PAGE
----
Alla Rakha also played with Shankar at the famous (filmed and recorded) Concert for Bangladesh that Shankar and George Harrison had organized for the relief for the refugees of then East Pakistan (now Bangladesh).

Ustad Alla Rakha

Teacher

Ustad is an honorific given to a master musician and teacher. From BritannicaAlla Rakha…was also a devoted teacher. In 1985 he founded the Alla Rakha Institute of Music in Bombay, which further helped to elevate and popularize the tabla. Alla Rakha’s three sons—Zakir Hussain, Fazal Qureshi, and Taufiq Qureshi—all became tabla players, Zakir acquiring the most international recognition and Fazal eventually managing and expanding the work of their father’s institute. In honour of his contribution in the field of performing arts, Alla Rakha received two of India’s most prestigious awards: the Padma Shri (1977) and the Sangeet Natak Akademi Award (1982).

Ustad Alla Rakha

Death

On February 3, 2000 a spokesman for Moment Records and Zakir Hussain Management announced that Rakah had a heart attack when he learned of the death of his daughter, Razia, during cataract surgery. [NYT obit]

Chandrashekhar Nair directed this 12-minute documentary on Rakah in 1970.

Ustad Alla Rakha
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Norman Rogers Quill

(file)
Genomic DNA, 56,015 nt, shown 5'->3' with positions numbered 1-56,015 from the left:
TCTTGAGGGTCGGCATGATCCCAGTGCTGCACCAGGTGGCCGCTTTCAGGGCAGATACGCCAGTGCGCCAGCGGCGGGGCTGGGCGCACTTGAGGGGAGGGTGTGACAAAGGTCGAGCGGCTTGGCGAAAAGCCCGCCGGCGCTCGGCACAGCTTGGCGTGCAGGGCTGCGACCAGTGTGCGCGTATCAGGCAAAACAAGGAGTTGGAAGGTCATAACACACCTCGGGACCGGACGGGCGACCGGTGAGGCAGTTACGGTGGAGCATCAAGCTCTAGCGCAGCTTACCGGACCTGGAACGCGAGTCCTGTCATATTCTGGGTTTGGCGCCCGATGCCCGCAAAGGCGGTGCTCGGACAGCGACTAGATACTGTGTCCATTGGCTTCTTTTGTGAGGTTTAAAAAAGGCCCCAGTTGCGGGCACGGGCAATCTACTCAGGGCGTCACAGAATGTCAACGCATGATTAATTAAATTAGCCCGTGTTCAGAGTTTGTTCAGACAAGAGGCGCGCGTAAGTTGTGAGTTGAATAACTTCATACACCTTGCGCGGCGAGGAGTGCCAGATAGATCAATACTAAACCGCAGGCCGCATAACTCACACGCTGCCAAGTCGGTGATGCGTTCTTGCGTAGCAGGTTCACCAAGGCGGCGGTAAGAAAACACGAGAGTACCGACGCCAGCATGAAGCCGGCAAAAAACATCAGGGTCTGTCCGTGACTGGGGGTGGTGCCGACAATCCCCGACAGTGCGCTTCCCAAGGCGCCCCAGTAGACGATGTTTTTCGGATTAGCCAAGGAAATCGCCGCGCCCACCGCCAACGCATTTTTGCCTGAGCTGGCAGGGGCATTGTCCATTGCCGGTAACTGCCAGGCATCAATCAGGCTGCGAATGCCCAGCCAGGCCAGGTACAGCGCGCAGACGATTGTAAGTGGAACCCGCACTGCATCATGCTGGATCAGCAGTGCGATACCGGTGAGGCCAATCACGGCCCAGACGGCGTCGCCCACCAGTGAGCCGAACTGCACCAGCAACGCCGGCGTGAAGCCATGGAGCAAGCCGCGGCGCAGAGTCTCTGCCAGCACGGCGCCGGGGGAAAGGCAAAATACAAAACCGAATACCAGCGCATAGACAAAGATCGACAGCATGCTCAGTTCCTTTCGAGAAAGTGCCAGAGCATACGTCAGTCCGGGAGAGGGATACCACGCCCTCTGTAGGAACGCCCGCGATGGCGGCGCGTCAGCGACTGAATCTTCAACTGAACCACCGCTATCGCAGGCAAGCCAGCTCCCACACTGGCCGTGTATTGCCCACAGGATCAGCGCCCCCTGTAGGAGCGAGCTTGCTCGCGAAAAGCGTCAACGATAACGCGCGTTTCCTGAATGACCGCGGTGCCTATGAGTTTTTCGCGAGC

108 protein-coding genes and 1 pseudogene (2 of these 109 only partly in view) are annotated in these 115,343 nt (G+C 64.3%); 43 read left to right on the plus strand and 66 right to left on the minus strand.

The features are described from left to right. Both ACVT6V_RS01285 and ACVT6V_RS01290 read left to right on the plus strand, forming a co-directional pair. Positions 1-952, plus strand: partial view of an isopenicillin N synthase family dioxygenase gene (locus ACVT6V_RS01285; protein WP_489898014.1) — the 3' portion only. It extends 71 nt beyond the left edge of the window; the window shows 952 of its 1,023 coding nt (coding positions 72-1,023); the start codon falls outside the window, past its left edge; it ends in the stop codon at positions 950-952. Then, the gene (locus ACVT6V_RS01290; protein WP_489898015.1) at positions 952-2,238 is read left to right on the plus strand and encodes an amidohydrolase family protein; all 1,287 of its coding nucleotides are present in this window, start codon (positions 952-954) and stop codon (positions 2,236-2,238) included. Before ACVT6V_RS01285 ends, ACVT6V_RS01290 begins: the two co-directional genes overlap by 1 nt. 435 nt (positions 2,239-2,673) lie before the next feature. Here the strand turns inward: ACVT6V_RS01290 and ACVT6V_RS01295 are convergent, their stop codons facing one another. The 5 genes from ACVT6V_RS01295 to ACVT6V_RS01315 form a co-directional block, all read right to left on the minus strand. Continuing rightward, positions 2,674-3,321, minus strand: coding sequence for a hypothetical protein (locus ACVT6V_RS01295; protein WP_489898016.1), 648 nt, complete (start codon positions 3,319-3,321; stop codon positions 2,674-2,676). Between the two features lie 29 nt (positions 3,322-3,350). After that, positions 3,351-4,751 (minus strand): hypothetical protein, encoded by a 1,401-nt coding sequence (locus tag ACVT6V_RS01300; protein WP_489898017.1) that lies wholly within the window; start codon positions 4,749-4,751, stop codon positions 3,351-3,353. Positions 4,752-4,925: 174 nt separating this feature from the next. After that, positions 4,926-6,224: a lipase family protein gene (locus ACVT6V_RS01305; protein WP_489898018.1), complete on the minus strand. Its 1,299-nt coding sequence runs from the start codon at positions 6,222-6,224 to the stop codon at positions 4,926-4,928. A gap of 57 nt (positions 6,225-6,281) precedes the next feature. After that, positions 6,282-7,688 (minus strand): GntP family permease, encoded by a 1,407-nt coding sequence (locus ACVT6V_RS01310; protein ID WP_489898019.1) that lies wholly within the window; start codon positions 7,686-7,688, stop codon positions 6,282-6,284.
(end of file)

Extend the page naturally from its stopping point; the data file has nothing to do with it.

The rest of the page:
Norman Rogers Quill

April 21, 1943 – July 9, 2011

The band Quill was the opening band of day 2 for the Woodstock Music and Art Fair. The opening band. Nowadays, when people go to a concert, are in the parking lot tailgating, and someone says, “The first band will be on soon. Should we get going?”

“Nah. Never heard of them. Have another beer.”

Opening bands are often the scapegoats. Some of the crowd is actually in so might as well get things going with what is sometimes a good local band, or a band good enough to tour with the big names but not big enough to stand alone.

Norman Rogers Quill

Quill the Opening Band

That was Quill, but at Woodstock the big difference is that even though there may still have been thousands of people still streaming onto Max Yasgur‘s field, there were hundreds of thousands already there.

Woodstock Ventures had hired the Boston-based band to play at the festival, of course, but to also be in the area a week or so early as good will ambassadors to local institutions. “See us? We have long hair and big sideburns and play this rock and roll, but we smile and are good people.”

Brothers Dan and Jon Cole had begun Quill in 1967. Norm was a guitarist, Roger North a drummer, and Phil Thayer a keyboardist.  Rogers had grown up in Brattleboro, VT. He had been in the Morning Start Blues Band.

At noon that sunny Saturday in Bethel, Quill did four songs in a 30 minute set:

  1. They Live the Life
  2. That’s How I Eat
  3. Driftin’
  4. Waiting for You

Here’s a piece of Waiting for You. As shown above it was their last song despite the slicing of an intro in front of the piece.

Norman Rogers Quill

No Woodstock Bump

Cotillion Records did sign them and the band did release an album. Cotillion was the same company that released the famed Woodstock album, but Quill was not on it.